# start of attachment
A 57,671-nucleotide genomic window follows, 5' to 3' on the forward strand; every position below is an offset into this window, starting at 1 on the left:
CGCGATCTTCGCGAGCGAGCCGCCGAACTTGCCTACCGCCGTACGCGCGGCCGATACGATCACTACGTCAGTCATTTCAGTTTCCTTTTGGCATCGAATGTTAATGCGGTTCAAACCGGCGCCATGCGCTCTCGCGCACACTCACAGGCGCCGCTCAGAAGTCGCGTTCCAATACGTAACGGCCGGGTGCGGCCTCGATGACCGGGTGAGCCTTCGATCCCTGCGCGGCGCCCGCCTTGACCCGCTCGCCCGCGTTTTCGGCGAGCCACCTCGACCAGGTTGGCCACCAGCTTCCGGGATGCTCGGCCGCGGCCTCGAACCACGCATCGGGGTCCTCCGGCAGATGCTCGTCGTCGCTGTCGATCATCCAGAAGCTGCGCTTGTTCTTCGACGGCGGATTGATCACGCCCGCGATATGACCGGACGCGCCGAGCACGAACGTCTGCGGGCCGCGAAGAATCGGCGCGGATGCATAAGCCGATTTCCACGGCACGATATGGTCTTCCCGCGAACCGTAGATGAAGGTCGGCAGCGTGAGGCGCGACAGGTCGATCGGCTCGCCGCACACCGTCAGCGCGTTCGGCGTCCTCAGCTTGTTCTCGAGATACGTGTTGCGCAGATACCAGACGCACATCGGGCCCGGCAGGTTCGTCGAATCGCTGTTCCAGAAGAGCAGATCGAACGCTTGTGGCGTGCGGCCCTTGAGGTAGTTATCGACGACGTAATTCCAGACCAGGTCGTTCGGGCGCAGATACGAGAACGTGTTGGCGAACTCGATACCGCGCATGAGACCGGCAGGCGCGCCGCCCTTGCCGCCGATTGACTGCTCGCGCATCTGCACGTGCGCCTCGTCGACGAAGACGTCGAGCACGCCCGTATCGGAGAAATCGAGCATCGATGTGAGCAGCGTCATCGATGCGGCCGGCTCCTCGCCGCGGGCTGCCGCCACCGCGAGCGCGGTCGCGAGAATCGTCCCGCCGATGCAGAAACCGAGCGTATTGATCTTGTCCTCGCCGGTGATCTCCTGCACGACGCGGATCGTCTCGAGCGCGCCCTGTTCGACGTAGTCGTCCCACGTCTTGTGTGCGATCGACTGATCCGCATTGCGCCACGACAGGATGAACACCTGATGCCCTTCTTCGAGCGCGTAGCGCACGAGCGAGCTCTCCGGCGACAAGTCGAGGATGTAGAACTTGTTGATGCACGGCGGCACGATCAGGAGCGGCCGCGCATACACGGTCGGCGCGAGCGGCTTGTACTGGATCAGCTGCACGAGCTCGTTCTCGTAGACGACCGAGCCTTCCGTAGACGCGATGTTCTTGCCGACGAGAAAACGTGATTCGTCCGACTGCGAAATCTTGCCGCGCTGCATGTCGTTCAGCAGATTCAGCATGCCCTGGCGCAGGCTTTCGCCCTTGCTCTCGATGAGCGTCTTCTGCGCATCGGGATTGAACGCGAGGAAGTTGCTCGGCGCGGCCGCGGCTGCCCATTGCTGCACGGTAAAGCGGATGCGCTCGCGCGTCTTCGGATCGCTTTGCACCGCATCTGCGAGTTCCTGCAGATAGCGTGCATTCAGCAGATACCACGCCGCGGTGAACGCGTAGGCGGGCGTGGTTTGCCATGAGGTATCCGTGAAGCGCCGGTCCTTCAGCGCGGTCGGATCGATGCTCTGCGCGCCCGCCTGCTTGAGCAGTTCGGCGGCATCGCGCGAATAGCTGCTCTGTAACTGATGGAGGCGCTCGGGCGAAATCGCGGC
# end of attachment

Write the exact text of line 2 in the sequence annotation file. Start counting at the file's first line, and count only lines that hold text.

CGCGATCTTCGCGAGCGAGCCGCCGAACTTGCCTACCGCCGTACGCGCGGCCGATACGATCACTACGTCAGTCATTTCAGTTTCCTTTTGGCATCGAATGTTAATGCGGTTCAAACCGGCGCCATGCGCTCTCGCGCACACTCACAGGCGCCGCTCAGAAGTCGCGTTCCAATACGTAACGGCCGGGTGCGGCCTCGATGACCGGGTGAGCCTTCGATCCCTGCGCGGCGCCCGCCTTGACCCGCTCGCCCGCGTTTTCGGCGAGCCACCTCGACCAGGTTGGCCACCAGCTTCCGGGATGCTCGGCCGCGGCCTCGAACCACGCATCGGGGTCCTCCGGCAGATGCTCGTCGTCGCTGTCGATCATCCAGAAGCTGCGCTTGTTCTTCGACGGCGGATTGATCACGCCCGCGATATGACCGGACGCGCCGAGCACGAACGTCTGCGGGCCGCGAAGAATCGGCGCGGATGCATAAGCCGATTTCCACGGCACGATATGGTCTTCCCGCGAACCGTAGATGAAGGTCGGCAGCGTGAGGCGCGACAGGTCGATCGGCTCGCCGCACACCGTCAGCGCGTTCGGCGTCCTCAGCTTGTTCTCGAGATACGTGTTGCGCAGATACCAGACGCACATCGGGCCCGGCAGGTTCGTCGAATCGCTGTTCCAGAAGAGCAGATCGAACGCTTGTGGCGTGCGGCCCTTGAGGTAGTTATCGACGACGTAATTCCAGACCAGGTCGTTCGGGCGCAGATACGAGAACGTGTTGGCGAACTCGATACCGCGCATGAGACCGGCAGGCGCGCCGCCCTTGCCGCCGATTGACTGCTCGCGCATCTGCACGTGCGCCTCGTCGACGAAGACGTCGAGCACGCCCGTATCGGAGAAATCGAGCATCGATGTGAGCAGCGTCATCGATGCGGCCGGCTCCTCGCCGCGGGCTGCCGCCACCGCGAGCGCGGTCGCGAGAATCGTCCCGCCGATGCAGAAACCGAGCGTATTGATCTTGTCCTCGCCGGTGATCTCCTGCACGACGCGGATCGTCTCGAGCGCGCCCTGTTCGACGTAGTCGTCCCACGTCTTGTGTGCGATCGACTGATCCGCATTGCGCCACGACAGGATGAACACCTGATGCCCTTCTTCGAGCGCGTAGCGCACGAGCGAGCTCTCCGGCGACAAGTCGAGGATGTAGAACTTGTTGATGCACGGCGGCACGATCAGGAGCGGCCGCGCATACACGGTCGGCGCGAGCGGCTTGTACTGGATCAGCTGCACGAGCTCGTTCTCGTAGACGACCGAGCCTTCCGTAGACGCGATGTTCTTGCCGACGAGAAAACGTGATTCGTCCGACTGCGAAATCTTGCCGCGCTGCATGTCGTTCAGCAGATTCAGCATGCCCTGGCGCAGGCTTTCGCCCTTGCTCTCGATGAGCGTCTTCTGCGCATCGGGATTGAACGCGAGGAAGTTGCTCGGCGCGGCCGCGGCTGCCCATTGCTGCACGGTAAAGCGGATGCGCTCGCGCGTCTTCGGATCGCTTTGCACCGCATCTGCGAGTTCCTGCAGATAGCGTGCATTCAGCAGATACCACGCCGCGGTGAACGCGTAGGCGGGCGTGGTTTGCCATGAGGTATCCGTGAAGCGCCGGTCCTTCAGCGCGGTCGGATCGATGCTCTGCGCGCCCGCCTGCTTGAGCAGTTCGGCGGCATCGCGCGAATAGCTGCTCTGTAACTGATGGAGGCGCTCGGGCGAAATCGCGGC